Termination – “penalty fits the crime”

Termination – “penalty fits the crime”

Did the penalty fit the crime?….

Following his termination, a manager has failed in his bid to argue that, among other purchases, 14 massages were a “reasonable business expense”.

Over the past year, the engineer had purchased 14 massages, a blender, an Australia Day t-shirt, singlet and two boxer shorts, a pair of gym shoes and shorts, a three metre extension lead, a backpack, a duffle bag, two bathmats, a cooler bag, vitamins and a heater using his business credit card.

Following an investigation, the company dismissed the engineer finding his purchases were inconsistent with its travel expense policy which allowed employees to claim reimbursement for “any reasonable, necessary and duly documented expenses”.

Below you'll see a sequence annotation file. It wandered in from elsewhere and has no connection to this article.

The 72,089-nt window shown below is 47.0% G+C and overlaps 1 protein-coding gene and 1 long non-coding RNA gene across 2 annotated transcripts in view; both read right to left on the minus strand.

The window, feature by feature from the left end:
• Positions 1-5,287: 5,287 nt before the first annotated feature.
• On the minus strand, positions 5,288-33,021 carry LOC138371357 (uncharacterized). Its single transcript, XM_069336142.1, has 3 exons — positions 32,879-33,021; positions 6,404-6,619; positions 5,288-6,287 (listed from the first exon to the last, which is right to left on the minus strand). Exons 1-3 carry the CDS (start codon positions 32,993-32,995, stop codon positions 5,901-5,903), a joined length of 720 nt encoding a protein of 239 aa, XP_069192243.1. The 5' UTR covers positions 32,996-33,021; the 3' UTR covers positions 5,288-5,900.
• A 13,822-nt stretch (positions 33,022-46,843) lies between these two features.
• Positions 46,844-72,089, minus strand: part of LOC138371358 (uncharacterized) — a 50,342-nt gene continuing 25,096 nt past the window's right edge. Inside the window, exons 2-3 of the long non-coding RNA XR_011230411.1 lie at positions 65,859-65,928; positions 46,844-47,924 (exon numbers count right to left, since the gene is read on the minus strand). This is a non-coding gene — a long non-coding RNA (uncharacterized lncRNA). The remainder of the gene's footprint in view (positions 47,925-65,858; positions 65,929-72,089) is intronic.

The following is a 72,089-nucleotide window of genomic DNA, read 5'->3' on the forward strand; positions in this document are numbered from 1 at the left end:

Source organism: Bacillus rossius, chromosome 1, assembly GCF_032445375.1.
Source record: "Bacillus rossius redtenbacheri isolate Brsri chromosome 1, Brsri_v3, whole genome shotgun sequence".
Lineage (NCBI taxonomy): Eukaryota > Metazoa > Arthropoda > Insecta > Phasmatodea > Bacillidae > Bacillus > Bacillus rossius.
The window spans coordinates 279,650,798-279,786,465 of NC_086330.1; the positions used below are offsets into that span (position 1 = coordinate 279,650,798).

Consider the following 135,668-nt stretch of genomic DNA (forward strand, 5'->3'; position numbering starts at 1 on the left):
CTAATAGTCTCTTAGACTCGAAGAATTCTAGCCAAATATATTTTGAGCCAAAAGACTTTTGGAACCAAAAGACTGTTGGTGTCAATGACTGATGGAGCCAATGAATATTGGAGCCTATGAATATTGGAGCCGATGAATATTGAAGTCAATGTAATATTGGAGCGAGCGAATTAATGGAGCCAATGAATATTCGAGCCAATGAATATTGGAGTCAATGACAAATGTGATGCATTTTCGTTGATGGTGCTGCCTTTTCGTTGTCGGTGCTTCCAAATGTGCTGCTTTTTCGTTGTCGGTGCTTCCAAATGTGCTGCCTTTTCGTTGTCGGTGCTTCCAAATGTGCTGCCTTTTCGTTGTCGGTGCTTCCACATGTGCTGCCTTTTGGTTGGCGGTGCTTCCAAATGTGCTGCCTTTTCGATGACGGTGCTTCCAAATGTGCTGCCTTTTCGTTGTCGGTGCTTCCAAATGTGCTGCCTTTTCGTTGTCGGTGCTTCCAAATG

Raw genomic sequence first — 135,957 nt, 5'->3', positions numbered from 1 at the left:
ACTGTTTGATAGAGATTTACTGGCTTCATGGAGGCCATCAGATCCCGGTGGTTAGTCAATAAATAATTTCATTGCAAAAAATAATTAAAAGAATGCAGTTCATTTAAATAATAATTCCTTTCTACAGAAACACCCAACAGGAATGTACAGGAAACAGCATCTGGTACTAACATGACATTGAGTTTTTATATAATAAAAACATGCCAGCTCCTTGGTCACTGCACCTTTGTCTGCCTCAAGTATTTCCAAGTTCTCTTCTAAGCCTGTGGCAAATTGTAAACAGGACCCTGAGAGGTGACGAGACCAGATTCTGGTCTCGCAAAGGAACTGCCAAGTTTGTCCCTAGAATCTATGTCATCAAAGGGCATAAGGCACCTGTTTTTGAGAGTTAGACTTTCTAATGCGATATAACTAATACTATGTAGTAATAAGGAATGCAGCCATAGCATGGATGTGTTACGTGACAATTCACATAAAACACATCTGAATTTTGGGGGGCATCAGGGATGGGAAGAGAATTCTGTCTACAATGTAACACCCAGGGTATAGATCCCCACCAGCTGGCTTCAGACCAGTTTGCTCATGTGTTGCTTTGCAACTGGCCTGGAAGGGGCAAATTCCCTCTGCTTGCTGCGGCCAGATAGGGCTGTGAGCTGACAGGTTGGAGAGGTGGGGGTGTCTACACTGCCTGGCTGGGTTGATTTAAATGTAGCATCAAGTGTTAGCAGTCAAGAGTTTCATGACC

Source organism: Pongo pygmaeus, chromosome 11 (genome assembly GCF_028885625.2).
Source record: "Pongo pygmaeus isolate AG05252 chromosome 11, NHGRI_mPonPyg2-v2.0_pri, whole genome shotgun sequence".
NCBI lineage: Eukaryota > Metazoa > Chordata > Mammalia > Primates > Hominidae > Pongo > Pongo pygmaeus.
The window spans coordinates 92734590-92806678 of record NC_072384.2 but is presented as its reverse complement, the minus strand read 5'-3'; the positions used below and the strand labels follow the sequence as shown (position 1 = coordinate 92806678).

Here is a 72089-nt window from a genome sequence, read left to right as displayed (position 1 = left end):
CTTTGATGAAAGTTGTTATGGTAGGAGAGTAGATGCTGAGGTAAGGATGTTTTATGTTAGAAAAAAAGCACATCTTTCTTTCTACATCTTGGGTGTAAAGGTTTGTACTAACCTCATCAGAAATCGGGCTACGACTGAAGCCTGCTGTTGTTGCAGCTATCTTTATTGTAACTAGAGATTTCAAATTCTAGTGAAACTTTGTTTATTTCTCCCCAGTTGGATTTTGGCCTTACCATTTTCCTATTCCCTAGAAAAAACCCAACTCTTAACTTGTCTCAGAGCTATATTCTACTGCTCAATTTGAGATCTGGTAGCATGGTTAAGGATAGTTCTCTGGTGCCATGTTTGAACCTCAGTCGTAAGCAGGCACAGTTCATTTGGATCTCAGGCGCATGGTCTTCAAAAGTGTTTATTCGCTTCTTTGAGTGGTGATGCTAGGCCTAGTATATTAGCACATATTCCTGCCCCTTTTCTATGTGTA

The Fair Work Commission said the  summary dismissal of its engineer for serious misconduct was justified because he had repeatedly misrepresented his “unorthodox expenditures” as business related travel expenses. FWC stated they were unable to “conceive of how a reasonable person could believe that purchase of clothing because an employee forgot to pack certain items for travel, or purchase of a heater or a bath mat when staying in a high quality hotel or apartment could be a reasonable business expense.

Michael O'Shaughnessy

Michael is a specialist in all things HR. With vast HR experience in the USA and Australia, Michael brings a wealth of knowledge and advice to HR Central. When he's not blogging for HR Central you can find him out for dinner in one of Melbourne's newest restaurants.

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